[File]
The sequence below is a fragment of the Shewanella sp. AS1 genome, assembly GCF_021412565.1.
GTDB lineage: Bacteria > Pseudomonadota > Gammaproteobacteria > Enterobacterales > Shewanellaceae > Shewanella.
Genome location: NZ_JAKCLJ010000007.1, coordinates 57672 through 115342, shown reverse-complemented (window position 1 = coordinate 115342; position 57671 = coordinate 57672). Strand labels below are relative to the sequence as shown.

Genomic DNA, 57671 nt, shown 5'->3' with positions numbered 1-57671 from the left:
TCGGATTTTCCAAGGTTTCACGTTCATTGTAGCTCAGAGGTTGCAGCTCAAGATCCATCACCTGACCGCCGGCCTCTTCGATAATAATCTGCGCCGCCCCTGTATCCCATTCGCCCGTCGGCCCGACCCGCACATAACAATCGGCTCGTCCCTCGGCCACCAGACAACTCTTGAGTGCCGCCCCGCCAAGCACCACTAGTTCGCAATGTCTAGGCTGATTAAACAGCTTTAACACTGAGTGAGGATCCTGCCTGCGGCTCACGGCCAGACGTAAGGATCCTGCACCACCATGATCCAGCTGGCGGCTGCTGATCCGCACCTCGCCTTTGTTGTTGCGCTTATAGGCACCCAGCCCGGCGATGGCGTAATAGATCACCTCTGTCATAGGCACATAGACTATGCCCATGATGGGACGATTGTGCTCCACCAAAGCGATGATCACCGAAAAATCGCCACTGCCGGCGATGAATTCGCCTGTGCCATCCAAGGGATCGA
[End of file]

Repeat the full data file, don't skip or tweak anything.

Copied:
The sequence below is a fragment of the Shewanella sp. AS1 genome, assembly GCF_021412565.1.
GTDB lineage: Bacteria > Pseudomonadota > Gammaproteobacteria > Enterobacterales > Shewanellaceae > Shewanella.
Genome location: NZ_JAKCLJ010000007.1, coordinates 57672 through 115342, shown reverse-complemented (window position 1 = coordinate 115342; position 57671 = coordinate 57672). Strand labels below are relative to the sequence as shown.

Genomic DNA, 57671 nt, shown 5'->3' with positions numbered 1-57671 from the left:
TCGGATTTTCCAAGGTTTCACGTTCATTGTAGCTCAGAGGTTGCAGCTCAAGATCCATCACCTGACCGCCGGCCTCTTCGATAATAATCTGCGCCGCCCCTGTATCCCATTCGCCCGTCGGCCCGACCCGCACATAACAATCGGCTCGTCCCTCGGCCACCAGACAACTCTTGAGTGCCGCCCCGCCAAGCACCACTAGTTCGCAATGTCTAGGCTGATTAAACAGCTTTAACACTGAGTGAGGATCCTGCCTGCGGCTCACGGCCAGACGTAAGGATCCTGCACCACCATGATCCAGCTGGCGGCTGCTGATCCGCACCTCGCCTTTGTTGTTGCGCTTATAGGCACCCAGCCCGGCGATGGCGTAATAGATCACCTCTGTCATAGGCACATAGACTATGCCCATGATGGGACGATTGTGCTCCACCAAAGCGATGATCACCGAAAAATCGCCACTGCCGGCGATGAATTCGCCTGTGCCATCCAAGGGATCGA